We’re thrilled to welcome Elle McNicoll into #TheRealm today to talk about A Kind of Spark!
Firstly, congratulations on A Kind of Spark winning Blackwell’s Book of the Year Award! How does it feel?
Oh, my goodness, it feels amazing. I mean, it really does because it won the Overall Book of the Year. Winning Children’s Book of the Year was a complete honour, but I never thought for one second Spark would then go on to win overall. Children’s authors and their books are maligned sometimes by the wider community. They’re considered less than, despite the fact that books for children are incredibly hard to write well. And many gifted writers are not able to do it. So, it was such a vindication and it felt like a win for the whole children’s book community.
Without giving too much away, can you tell us about A Kind of Spark?
A Kind of Spark is about 11 year-old Addie who lives in a small Scottish village. One day, she learns that her village were responsible for many witch trials. Although it’s been centuries since then, Addie campaigns for a memorial to remember the atrocities. She also loses friends, makes new ones and goes on a massive journey of self-discover.
Addie is such an engaging narrator – did it take you long to find her voice? Is she based on anyone you know?
She’s not based on anyone I know. She sort of walked into the story, fully-formed and ready to fight for her cause. Her neurodivergent lens and experience is very like my own, but she is an original character.
As a teacher, and having been bullied myself at school, I found some of the classroom scenes involving Miss Murphy really difficult to read. Were these parts of the story painful to write?
They were. But most of them happened to me when I was in primary school. So, I was determined to get them in there. Those feelings are easy to access and weave into a story because they have never gone away.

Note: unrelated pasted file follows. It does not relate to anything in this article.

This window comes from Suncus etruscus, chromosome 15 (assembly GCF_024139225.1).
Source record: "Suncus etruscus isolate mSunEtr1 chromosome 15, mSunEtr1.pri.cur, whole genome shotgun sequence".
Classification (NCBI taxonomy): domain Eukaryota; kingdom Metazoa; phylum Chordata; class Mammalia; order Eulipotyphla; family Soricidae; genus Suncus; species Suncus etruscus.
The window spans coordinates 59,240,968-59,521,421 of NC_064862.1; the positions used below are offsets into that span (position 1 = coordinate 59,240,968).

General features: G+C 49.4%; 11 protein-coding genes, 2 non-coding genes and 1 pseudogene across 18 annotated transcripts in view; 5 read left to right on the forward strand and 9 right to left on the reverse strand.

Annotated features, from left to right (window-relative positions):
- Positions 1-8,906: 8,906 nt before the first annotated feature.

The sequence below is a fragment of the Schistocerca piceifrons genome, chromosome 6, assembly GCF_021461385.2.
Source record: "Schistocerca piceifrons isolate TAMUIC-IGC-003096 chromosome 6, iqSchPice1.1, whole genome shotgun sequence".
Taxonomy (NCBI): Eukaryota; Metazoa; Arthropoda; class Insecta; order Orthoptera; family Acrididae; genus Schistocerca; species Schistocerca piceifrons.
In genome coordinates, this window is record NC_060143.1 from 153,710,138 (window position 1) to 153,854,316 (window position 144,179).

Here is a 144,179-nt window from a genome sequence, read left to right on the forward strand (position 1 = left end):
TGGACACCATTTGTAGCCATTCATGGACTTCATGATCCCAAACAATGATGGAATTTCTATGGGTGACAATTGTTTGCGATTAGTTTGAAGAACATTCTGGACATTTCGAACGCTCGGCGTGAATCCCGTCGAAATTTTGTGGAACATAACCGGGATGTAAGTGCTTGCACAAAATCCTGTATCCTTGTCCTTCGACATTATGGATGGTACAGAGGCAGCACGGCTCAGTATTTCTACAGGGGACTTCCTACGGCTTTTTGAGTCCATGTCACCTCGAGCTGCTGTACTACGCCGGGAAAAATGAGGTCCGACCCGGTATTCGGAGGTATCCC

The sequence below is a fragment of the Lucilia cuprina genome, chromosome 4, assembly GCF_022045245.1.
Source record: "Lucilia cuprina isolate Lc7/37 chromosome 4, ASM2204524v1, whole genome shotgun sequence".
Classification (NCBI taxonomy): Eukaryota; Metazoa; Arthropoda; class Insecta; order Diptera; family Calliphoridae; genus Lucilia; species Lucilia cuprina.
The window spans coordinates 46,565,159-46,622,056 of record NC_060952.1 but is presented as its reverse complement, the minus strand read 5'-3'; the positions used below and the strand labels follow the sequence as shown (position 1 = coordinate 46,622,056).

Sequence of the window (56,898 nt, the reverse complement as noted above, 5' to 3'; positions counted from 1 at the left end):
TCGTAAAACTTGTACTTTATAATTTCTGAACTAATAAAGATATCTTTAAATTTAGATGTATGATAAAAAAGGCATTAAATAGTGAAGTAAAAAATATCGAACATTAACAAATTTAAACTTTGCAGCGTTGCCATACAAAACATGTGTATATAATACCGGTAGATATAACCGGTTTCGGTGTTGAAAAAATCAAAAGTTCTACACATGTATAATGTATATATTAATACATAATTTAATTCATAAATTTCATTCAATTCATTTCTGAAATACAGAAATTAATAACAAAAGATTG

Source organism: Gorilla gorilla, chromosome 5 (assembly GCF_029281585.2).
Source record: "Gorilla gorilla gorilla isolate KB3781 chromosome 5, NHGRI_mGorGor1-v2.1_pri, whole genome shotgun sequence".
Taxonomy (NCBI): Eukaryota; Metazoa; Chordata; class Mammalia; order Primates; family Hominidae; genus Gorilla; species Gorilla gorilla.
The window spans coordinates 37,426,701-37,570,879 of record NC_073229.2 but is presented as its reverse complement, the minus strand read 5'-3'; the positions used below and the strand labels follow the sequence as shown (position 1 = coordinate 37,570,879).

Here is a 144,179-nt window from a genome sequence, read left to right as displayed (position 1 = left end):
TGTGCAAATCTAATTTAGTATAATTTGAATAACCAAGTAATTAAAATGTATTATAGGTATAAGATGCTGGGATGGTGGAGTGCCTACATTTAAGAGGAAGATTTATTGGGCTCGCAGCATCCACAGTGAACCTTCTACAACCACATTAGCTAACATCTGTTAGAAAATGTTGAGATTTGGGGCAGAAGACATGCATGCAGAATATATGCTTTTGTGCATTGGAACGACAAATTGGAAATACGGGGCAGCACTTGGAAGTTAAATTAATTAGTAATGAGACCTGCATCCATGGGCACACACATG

I think the character that perhaps changes the most in the story is Nina. I loved seeing her character develop! Can you tell us a bit more about Nina and her role in the narrative?
Nina is the odd one out within the three sisters. She’s privileged in the outside world, however, as she is neurotypical. Addie and Keedie, Nina’s twin, are not. Nina has to learn to fully understand what it is that they go through every day, and the challenges other people present for them. She learns empathy from Addie and yes, certainly changes a lot. Her role is almost one of an antagonist, as she creates tension between the sisters.
Addie’s love of the library is really clear throughout and I wondered if you had fond memories of visiting the library as a child and, if so, what they were?
Around the age of nine, I found it really difficult to make friends at my new school. The playground and lunchroom both felt like the wild west. So, I would go to the school’s wonderful library. It was always empty, no librarian. So I would just help myself. I spent months there, by myself. I loved the Eyewitness books and Victor Hugo.
I was trying to put my finger on what makes this story such a propulsive and page-turning read – maybe the connection we feel with Addie or the clear, direct writing? Do you have any ideas? How did you ensure the book has such a page-turning quality to it?
I cut out the boring bits mostly. And try to keep the action moving. We’re in Addie’s head and, as a neurodivergent person, our brains are often fastmoving, even if our speech or movement is not. So, the narrative flows in a way that recreates that.
In the book it says, ‘Good booksellers, like good teachers, are saviours.’ What would you like to say to all the great booksellers and teachers out there at the moment?
Just that there is no way, pandemic or not, this book could have succeeded without them. They have saved my life this year.
I know that your new book is out soon. How is it similar to A Kind of Spark? How is it different?
“Show Us Who You Are” has two neurodivergent characters in it, as well as strong themes of good vs evil. Other than that, it’s very different. It’s far more adventurous and it’s set in the near future, with a mysterious company called Pomegranate who are making holograms with artificial intelligence. It’s out on the 4th of March, World Book Day, and I really hope people like it.
Finally, can you describe A Kind of Spark in three works?
Neurodivergent and proud.